EU 2016 Human Rights prize honours victims of Islamic State sex slavery European Parliament will award its 2016 Sakharov Prize to two Yazidi women who were among thousands of sex slaves kidnapped, imprisoned and tortured by Islamic State (ISIS) in Iraq and Syria.

The Prize, which is given by the European Parliament each year to individuals or organisations who have fought for freedom of expression, will be presented this year to Nadia Murad and Lamiya Aji Bashar, two survivors of the genocidal Islamist regime that has ruled large swathes of Iraq and Syria for the past two years, particularly targeting Christians, Yazidis and other religious minorities.

The decision by the leaders of the European Parliament’s political groups to award this year’s Sakharov Prize for Freedom of Thought to victims of ISIS’s many crimes against humanity, will help to draw world attention to the important issue of religious freedom in the Islamic world. Christians are by far the most persecuted religious group world wide, as recent research by Open Doors confirms once again.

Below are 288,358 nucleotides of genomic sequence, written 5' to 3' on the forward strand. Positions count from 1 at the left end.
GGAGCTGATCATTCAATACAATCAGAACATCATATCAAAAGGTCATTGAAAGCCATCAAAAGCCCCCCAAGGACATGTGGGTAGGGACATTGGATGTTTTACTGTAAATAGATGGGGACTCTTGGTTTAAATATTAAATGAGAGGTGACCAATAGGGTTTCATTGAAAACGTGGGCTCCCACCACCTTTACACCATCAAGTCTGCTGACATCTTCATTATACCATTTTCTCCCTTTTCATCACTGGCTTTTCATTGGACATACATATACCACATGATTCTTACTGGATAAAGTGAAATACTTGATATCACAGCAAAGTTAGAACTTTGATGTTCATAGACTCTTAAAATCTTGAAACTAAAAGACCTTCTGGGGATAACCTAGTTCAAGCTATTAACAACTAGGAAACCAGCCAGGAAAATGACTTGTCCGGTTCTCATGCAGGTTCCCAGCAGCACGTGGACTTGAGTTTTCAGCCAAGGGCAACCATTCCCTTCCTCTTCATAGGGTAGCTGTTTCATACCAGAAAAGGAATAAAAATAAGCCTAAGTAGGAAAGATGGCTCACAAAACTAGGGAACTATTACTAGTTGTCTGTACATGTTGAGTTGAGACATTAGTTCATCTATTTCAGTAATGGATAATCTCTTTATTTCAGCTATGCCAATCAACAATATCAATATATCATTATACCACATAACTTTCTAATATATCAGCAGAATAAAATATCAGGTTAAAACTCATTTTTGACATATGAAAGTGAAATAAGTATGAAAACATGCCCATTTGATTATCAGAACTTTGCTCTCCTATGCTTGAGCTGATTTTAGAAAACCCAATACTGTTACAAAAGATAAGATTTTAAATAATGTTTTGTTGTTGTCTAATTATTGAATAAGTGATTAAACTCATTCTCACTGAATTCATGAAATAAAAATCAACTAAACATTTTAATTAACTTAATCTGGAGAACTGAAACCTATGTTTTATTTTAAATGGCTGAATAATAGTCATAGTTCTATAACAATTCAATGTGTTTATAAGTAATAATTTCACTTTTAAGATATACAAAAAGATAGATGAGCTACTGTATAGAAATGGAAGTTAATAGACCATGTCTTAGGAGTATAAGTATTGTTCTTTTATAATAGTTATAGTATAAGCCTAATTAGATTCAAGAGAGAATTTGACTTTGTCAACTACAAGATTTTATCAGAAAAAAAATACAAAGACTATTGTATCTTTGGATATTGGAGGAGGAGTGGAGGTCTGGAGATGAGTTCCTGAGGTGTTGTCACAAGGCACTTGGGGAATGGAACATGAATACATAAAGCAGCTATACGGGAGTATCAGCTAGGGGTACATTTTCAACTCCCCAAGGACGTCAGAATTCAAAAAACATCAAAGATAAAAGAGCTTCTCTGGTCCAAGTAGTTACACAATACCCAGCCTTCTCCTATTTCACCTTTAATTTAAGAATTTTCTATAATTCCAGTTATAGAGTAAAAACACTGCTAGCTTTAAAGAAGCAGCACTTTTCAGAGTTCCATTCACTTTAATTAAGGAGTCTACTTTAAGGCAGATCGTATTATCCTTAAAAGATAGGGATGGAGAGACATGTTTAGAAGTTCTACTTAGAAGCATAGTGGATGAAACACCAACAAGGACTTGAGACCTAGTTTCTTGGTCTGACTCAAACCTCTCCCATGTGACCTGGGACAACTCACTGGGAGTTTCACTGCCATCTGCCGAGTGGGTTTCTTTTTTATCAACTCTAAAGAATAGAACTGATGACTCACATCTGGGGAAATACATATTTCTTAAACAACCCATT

The Sakharov award ceremony will be held in Strasbourg on 14 December when the two Yazidi girls will address a plenary session of the European Parliament. This is the second year running that the European Parliament has given its human rights prize to victims of Islamist oppression. Last year’s laureate was Saudi Arabian blogger Raif Badawi who has been brutally beaten by the Saudi authorities and imprisoned for ten years for allegedly “insulting Islam”.

While there is a wide gulf between the self-proclaimed Caliphate of the Islamic State and the theocratic Kingdom of Saudi Arabia, there are many similarities, most notably a violent enforcement of Islam as the only acceptable religion and a complete ban on all other religions. It is welcome that the European Parliament is using the Sakharov Prize to highlight the importance of religious freedom. But much more must be done by the EU to condemn the religious persecution, oppression and discrimination taking place on a daily basis, particularly aimed at Christians, and often in countries in our own ‘neighbourhood’ just across the Mediterranean Sea.